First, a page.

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Still Waters

Although not much has changed on the surface of the presidential campaign, recent developments have stirred deeper insights.


Gloves off: Obama gets his hands dirty hitting Mitt.(Susan Walsh/AP)

A lot has happened, but nothing has changed.

This, believe it or not, is what passes for searing insight into the race for the White House from the top advisers to President Obama and Mitt Romney.


What they mean is the battle was joined in June and July, huge amounts of money were spent on TV ads, sharp blows were exchanged over Bain Capital and tax returns (Obama on Romney) and Solyndra and “You didn’t build that” (Romney on Obama). There have been gaffes galore (Romney, Romney, and Romney again), discouraging economic news aplenty for Obama (quarterly GDP, unemployment, retail sales, and consumer confidence), and the emergence of a potentially profound philosophical choice America will make about direction, fairness, government, and growth.

A helluva lot has happened. But not much has changed ... in the polls. The race remains a national tie within the margin of error. The Gallup tracking poll 100 days out had it tied at 46 percent (since 1964, every candidate who led this poll 100 days out except Michael Dukakis in 1988 went on to win). In swing states, Obama has picked up a bit of momentum, but margins remain too close for comfort. Obama has sold off some of his likability, but retains a huge likability edge over Romney. The economic news continues its gloomy slog. Romney retains his upside potential to sell himself as a turn-around specialist.

On the surface, not much has changed. At a deeper level, we know more than we did six weeks ago:


1. Romney can take a punch. Obama hit him and hit him hard on Bain, outsourcing, and tax returns. Romney wobbled but didn’t fall. Top Romney advisers aren’t stupid enough to believe they’ve taken all of Obama’s best shots, but they believe they’ve taken most of them, and they won’t be playing “rope-a-dope” ever again.

2. Obama has sown doubts about Romney. These are exposition doubts about values, middle-class connectedness, and shared goals. Not falling is not the same as gaining ground. Romney’s team knows this and understands it has got to do more to move undecided voters from curious but suspicious to curious and persuaded. They know Romney looks too rich for too long, like a misshapen vessel for middle-class aspirations. That they must change, which is why Romney debuted a new “I Believe” biography ad on Tuesday. Meanwhile, Obama retains these advantages even as he has traded down likability to grind up Mitt.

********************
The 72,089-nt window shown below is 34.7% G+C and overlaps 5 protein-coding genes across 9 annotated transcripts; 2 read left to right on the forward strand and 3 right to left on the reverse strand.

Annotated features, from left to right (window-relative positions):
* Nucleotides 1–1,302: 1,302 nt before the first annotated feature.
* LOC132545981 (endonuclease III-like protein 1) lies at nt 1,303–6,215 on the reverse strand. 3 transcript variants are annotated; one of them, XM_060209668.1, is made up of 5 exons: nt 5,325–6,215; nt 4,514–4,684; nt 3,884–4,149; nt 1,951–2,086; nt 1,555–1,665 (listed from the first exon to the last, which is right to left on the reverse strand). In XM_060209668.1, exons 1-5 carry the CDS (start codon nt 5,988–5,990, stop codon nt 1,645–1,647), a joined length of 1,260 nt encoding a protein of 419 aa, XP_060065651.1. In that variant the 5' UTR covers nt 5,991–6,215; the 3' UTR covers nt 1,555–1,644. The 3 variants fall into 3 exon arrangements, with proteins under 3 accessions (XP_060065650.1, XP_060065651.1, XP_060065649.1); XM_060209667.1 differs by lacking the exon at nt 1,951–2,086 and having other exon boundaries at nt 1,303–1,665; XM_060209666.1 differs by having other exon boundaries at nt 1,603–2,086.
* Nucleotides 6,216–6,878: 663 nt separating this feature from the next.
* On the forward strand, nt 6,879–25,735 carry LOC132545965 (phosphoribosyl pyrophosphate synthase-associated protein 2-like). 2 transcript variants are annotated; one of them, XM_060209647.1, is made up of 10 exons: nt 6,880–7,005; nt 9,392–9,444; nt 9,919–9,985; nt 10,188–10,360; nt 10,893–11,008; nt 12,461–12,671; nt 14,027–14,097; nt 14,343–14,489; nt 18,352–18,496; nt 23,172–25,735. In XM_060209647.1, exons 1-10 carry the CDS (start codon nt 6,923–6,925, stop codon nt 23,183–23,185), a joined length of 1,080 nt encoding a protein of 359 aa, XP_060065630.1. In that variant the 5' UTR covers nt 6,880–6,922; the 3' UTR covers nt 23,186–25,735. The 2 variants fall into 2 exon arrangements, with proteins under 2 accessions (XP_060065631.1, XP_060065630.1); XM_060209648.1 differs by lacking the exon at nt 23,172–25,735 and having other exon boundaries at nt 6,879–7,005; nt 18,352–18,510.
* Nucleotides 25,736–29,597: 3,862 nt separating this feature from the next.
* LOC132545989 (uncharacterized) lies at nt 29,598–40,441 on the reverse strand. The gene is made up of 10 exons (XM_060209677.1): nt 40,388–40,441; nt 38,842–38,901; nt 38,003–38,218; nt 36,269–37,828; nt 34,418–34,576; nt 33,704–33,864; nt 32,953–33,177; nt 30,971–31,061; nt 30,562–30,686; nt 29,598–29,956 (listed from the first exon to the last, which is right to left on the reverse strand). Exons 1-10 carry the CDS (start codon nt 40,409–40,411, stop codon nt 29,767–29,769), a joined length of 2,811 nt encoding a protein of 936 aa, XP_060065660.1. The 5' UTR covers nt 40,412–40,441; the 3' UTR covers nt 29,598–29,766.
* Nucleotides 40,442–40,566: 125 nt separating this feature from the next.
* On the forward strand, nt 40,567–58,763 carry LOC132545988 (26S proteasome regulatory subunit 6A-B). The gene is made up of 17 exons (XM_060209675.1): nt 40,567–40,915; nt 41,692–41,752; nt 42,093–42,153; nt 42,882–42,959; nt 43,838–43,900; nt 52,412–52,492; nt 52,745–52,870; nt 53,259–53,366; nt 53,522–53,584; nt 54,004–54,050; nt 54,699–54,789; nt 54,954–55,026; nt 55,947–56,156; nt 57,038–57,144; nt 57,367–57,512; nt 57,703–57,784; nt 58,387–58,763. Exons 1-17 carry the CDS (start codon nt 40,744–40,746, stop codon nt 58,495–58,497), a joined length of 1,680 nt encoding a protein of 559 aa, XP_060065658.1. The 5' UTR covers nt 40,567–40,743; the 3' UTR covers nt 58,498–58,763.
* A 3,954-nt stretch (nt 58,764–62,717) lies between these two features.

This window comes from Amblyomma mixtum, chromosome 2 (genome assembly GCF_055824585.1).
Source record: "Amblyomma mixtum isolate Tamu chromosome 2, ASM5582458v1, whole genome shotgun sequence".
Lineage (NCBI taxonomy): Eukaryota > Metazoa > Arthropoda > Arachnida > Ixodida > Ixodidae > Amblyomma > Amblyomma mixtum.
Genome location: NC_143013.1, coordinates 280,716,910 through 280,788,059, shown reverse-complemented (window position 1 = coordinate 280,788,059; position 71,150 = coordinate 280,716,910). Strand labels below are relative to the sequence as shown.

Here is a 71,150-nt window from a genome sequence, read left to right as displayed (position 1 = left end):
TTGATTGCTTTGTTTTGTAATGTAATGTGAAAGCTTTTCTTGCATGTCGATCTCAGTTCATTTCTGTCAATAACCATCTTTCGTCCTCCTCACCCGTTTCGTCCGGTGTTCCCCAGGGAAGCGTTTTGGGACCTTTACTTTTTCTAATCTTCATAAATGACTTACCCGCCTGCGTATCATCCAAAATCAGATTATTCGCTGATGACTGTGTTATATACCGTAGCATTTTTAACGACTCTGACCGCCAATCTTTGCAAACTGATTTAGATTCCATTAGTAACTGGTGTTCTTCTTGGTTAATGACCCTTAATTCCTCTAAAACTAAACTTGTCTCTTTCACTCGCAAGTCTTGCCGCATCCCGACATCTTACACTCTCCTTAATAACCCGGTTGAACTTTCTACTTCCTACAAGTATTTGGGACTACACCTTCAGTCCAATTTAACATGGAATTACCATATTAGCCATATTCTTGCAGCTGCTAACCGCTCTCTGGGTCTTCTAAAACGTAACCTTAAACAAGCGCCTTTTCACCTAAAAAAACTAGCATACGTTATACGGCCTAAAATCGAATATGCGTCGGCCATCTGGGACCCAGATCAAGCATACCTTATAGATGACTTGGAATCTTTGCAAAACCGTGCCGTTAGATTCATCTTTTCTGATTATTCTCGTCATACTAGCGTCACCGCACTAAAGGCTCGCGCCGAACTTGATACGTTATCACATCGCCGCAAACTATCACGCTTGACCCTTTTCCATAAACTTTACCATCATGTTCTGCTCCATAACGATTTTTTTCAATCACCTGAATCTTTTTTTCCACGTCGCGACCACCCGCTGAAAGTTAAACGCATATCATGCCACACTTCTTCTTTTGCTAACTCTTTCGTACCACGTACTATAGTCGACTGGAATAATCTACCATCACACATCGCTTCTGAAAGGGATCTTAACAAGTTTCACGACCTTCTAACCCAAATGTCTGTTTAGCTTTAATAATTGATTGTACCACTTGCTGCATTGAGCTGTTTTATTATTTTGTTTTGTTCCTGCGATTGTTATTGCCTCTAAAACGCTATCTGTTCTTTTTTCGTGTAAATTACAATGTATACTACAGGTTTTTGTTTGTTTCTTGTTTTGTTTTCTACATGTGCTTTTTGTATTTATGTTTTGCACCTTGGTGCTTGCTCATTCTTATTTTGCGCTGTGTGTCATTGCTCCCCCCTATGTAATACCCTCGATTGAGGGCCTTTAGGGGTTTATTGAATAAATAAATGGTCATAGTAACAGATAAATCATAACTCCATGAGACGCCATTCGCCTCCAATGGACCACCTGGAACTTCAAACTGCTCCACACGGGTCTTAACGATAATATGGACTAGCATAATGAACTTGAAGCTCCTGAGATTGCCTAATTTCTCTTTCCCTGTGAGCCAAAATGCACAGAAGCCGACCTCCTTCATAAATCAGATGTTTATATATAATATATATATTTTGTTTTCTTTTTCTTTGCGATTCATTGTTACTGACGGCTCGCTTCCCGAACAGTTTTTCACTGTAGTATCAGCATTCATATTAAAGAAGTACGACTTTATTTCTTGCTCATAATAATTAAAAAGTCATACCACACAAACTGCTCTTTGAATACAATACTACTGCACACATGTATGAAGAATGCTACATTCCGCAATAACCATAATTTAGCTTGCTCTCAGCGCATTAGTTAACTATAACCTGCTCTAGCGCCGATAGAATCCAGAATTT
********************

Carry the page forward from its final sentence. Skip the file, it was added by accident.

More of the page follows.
3. Obama has paid dearly to keep the race static. In the face of drab economic news, Obama has had to attack relentlessly. It’s been costly. Campaign to campaign, Obama has outspent Romney heavily in every swing state—with at least 70 percent of the statewide TV cost in Ohio, Florida, Virginia, Nevada, Iowa, Colorado, Pennsylvania, and New Hampshire. Only in North Carolina is the Obama spending blitz below 70 percent of statewide TV cost (65 percent). Obama needs to feed this TV machine, which is why his fundraisers multiply, and when surrogates like the first lady show up in Boston (as she will next week) there is no ceremony or idle glad-handing. To attend, you have to write checks—personal ones. It’s cold and ruthless. Because Obama needs the money.

4. Narratives are coming. We are entering a new phase of the campaign where narratives begin to shape discussions and interpretations. Romney will hit the economy on Friday after the July jobs report comes out and add new specifics to his economic plan (responding to critics like Wisconsin Gov. Scott Walker). Top aides said that from now on, Romney will talk less about generalities (taxes and debt) and more about middle-class specifics (take-home pay and cost of debt per child). He will also roll out his vice presidential pick (yes, there’s an app for that), and use the GOP convention to fan what appears to be organic small-business fury over Obama’s “You didn’t build that” remark. Obama will have his narratives of “forward” progress, an economy built to last, and breaking the D.C. stalemate. Both campaigns will devote time and energy soon to their own stories—reducing the frequency and intensity of the hour-to-hour skirmishes that dominated June and July.


5. Romney wasted time overseas. Israeli diplomat Abba Eban once famously said that the Arabs (not the Palestinians, as lore would have it) “never miss an opportunity to miss an opportunity.” This can now be said of Romney. His hash of an overseas tour was a study in mismanagement and mediocrity. OK, he had a decent speech and good “golden hour” pictures in Jerusalem. How hard is that? If Olympic judges had scored his London visit, he would have been disqualified. The ranting at reporters in Poland (“Kiss my ass” and “Shove it”) from Romney’s press staff only heightened the image of frayed nerves. Will Romney lose the election because of the trip? No. But every day is precious, and fighting to ugly draws or losing them completely when you’re supposed to project strength, competence, and diplomatic acumen is malpractice. Gross malpractice.

A lot has happened. But the campaigns know each other better (like boxers), and voters have begun to sift a lot more information. It all looks static, and it sounds like white noise in saturated media markets (43,000-plus gross ratings points already in Des Moines!). But not much has changed. Or has it?

This article appears in the August 1, 2012 edition of NJ Daily.

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